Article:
A few years ago, millions of people watched and shared the video of Admiral William H. McRaven’s commencement speech. He had lots of good ideas to share from his life and his training, but what people remember most is this: If you want to change the world, start off by making your bed.
As we study what catches on and “goes viral,” as they say, we know that simple messages like this tend to stick. You could also change the world by building an impressive military career and making very difficult decisions in the course of your special forces service that turned out to work. But that advice is harder for people to act on. Whereas everyone can make his or her bed. So that’s the message that came out of this speech.
But should you? I woke up in a hotel room this morning, so I probably won’t be making my bed. I’d say my bed at home is a 50-50 proposition. There’s also the question of whose responsibility it is to make the bed. If you share it with someone, do you change the world by making the bed? Or do you change it by not automatically taking this on yourself?
In any case, as I study how people spend their time, and how they work best, I see that for some people, outer order contributes to inner calm. For some people, making a bed might count as a tiny victory, and that might convince them that they can do bigger things.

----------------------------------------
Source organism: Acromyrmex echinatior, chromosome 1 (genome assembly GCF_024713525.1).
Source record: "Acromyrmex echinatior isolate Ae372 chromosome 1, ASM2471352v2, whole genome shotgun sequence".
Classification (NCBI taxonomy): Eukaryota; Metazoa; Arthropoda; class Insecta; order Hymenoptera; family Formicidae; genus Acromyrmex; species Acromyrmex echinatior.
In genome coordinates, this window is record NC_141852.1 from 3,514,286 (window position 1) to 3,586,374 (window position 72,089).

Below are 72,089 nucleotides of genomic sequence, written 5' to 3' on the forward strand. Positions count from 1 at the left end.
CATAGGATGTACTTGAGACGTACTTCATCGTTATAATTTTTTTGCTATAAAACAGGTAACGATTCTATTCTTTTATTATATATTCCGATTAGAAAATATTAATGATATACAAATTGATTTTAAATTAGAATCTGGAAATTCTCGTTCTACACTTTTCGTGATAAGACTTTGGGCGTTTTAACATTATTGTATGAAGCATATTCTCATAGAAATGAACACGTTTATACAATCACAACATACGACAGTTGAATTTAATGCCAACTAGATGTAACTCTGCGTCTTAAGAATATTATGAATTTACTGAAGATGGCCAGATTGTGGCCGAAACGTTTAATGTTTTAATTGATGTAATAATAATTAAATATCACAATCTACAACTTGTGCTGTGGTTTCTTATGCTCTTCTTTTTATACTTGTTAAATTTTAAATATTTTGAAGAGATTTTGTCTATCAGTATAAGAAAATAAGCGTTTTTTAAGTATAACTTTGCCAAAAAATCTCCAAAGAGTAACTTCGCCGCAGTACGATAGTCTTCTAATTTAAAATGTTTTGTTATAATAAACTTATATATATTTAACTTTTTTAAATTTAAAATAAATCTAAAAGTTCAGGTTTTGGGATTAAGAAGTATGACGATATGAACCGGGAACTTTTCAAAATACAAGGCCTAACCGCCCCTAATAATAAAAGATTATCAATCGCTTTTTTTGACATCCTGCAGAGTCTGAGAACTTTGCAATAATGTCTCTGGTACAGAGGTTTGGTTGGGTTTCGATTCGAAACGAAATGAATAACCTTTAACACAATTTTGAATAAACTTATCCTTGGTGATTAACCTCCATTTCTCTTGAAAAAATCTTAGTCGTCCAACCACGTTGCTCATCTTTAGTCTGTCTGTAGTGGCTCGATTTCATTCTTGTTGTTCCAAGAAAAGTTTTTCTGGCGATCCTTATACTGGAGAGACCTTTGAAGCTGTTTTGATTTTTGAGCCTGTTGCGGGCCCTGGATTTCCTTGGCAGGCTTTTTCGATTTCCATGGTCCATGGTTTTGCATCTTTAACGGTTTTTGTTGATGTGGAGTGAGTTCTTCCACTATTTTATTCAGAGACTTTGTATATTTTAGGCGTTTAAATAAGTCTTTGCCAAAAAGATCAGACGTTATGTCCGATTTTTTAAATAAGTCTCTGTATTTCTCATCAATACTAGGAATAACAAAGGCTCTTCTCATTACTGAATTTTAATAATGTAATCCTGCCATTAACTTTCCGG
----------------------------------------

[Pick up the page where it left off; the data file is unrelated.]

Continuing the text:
But for others, that’s probably less true. They don’t mind outer order, but they also don’t want to spend a ton of time pursuing it. If having a few things scattered around the floor, or having an unmade bed somewhere in the house is going to bother you, you could literally spend your entire life cleaning in the vague hopes that “life begins when you put your house in order” (to quote Marie Kondo). Or you could recognize that those things will just come out again tomorrow, but you’ll never get that time back.
I have also seen that organization and tidiness are not the same thing at all. I’m incredibly organized (I have the camp spreadsheet to prove it!) I’m also not that tidy. I stack papers on my desk, and I clean off the desk once every few weeks if that. I have 632 unread messages in my main inbox, which to me means “zero.” Somebody asked why I didn’t go through and delete those 632 unread messages if I’m not going to do anything about them, but they do not bother me at all, so I’m not sure why I’d do that.
Because of my personality, I probably wouldn’t succeed in the military, which tends to attract the tidier sorts. If you sleep in a barracks, lots of people see your bed, so there’s more a question of group norms than in a private house. But I don’t spend my time looking at my bed during the day, and no one else does either, so whether it’s made or not just doesn’t enter into my conception of whether I’m succeeding.
I don’t agree that if we can’t get the little things right, how can we do big things? No one can do everything. We all have to choose some things not to do.
But obviously, people have different takes on this. So let me know: do you make your bed each morning? (Or does your partner? Whose job is it?) Why do you make it or not?